Does The Flat World and Education provide all of the answers? No, and it shouldn’t. This book provides some important lines of inquiry and thinking that should be front and center as we discuss implementation of new funding streams as we recover from Covid and as we look at new investments that will come in Title I. As Cardona and his team look to completely reinvent Title II (both under ESEA and, likely, the Higher Education Act), Darling-Hammond’s data and conclusions on teacher induction and ongoing teacher support need to be central to the discussion. They may not be adopted whole cloth (and probably shouldn’t) but if they aren’t part of the debate, we are missing a central point to meaningful education improvement. We have ignored or avoided these discussions for too long. But if we are going to emphasize the science, then we should be looking to the data and the real-life case studies that can be pointed to to demonstrate true impact.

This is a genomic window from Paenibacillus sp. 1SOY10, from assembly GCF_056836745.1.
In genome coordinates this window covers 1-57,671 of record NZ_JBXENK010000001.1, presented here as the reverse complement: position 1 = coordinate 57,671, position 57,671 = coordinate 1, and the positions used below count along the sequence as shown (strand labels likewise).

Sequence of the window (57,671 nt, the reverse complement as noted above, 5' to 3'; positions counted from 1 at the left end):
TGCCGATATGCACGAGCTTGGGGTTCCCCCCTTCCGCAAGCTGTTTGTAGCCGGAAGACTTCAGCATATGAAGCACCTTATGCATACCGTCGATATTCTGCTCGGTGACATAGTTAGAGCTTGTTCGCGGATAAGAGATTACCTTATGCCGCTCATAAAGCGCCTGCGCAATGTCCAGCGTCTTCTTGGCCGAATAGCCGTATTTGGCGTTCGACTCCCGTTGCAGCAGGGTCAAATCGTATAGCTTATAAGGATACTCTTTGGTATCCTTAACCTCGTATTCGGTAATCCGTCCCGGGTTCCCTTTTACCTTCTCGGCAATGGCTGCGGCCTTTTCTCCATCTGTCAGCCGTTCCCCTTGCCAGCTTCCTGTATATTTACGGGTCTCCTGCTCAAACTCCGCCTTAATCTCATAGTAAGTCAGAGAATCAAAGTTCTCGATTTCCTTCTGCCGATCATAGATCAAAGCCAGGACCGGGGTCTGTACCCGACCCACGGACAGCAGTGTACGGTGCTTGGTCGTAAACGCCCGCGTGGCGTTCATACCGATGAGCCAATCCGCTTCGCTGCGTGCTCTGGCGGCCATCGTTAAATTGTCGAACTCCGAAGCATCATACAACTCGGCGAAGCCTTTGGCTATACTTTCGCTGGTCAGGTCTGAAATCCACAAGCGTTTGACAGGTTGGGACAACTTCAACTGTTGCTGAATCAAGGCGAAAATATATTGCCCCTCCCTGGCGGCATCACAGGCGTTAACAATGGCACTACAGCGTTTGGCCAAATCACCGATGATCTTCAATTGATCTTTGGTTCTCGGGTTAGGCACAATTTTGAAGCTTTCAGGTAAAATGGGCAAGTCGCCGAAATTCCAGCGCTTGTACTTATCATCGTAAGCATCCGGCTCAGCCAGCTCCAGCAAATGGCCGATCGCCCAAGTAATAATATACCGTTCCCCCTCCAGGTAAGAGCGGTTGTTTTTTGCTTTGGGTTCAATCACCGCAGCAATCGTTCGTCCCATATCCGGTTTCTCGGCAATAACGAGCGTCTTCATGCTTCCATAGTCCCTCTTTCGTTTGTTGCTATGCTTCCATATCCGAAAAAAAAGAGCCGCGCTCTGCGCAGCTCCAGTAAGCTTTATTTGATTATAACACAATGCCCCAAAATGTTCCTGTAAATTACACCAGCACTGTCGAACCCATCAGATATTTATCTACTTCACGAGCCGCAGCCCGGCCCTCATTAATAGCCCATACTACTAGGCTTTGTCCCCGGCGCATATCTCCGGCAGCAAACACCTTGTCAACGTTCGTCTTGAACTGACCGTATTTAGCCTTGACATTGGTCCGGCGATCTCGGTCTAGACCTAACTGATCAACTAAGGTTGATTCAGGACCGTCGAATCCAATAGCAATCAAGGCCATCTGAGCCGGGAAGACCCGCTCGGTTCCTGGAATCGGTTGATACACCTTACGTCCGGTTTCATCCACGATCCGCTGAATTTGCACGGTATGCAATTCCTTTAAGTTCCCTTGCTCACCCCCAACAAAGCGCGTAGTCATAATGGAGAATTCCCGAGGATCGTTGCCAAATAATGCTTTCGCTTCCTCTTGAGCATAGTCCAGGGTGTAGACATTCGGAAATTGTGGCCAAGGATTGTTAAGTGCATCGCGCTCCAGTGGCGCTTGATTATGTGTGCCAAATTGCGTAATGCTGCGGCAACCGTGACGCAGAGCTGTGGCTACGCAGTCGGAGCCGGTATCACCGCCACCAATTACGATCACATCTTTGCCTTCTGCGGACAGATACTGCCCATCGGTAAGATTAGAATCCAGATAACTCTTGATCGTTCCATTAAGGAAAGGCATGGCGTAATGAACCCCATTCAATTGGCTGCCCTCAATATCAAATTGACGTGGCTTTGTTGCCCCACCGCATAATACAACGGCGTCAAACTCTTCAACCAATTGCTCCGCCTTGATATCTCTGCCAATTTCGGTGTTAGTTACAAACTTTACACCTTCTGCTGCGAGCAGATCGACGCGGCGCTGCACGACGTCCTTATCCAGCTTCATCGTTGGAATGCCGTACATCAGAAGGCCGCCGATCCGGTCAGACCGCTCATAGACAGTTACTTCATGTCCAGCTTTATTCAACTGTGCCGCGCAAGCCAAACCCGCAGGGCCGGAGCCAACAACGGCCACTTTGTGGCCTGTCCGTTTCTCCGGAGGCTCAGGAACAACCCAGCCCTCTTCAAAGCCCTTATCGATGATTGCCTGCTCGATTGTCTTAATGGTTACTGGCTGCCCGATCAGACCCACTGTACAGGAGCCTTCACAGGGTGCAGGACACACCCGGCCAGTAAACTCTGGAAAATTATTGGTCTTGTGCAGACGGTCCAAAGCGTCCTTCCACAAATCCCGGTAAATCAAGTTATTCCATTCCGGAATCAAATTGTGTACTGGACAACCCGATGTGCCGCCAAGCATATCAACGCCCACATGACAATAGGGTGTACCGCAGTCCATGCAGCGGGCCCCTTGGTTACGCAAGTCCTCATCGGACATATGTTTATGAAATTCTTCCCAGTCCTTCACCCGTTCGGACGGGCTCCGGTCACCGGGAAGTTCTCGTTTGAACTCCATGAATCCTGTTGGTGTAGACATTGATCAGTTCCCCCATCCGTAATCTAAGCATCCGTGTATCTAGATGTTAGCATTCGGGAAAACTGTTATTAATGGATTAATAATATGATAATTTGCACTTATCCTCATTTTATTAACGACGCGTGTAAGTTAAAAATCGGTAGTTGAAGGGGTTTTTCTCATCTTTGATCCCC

From Eduflack’s latest over on Medium, where I explore lessons we can learn today from the book penned by Linda Darling-Hammond more than a decade ago.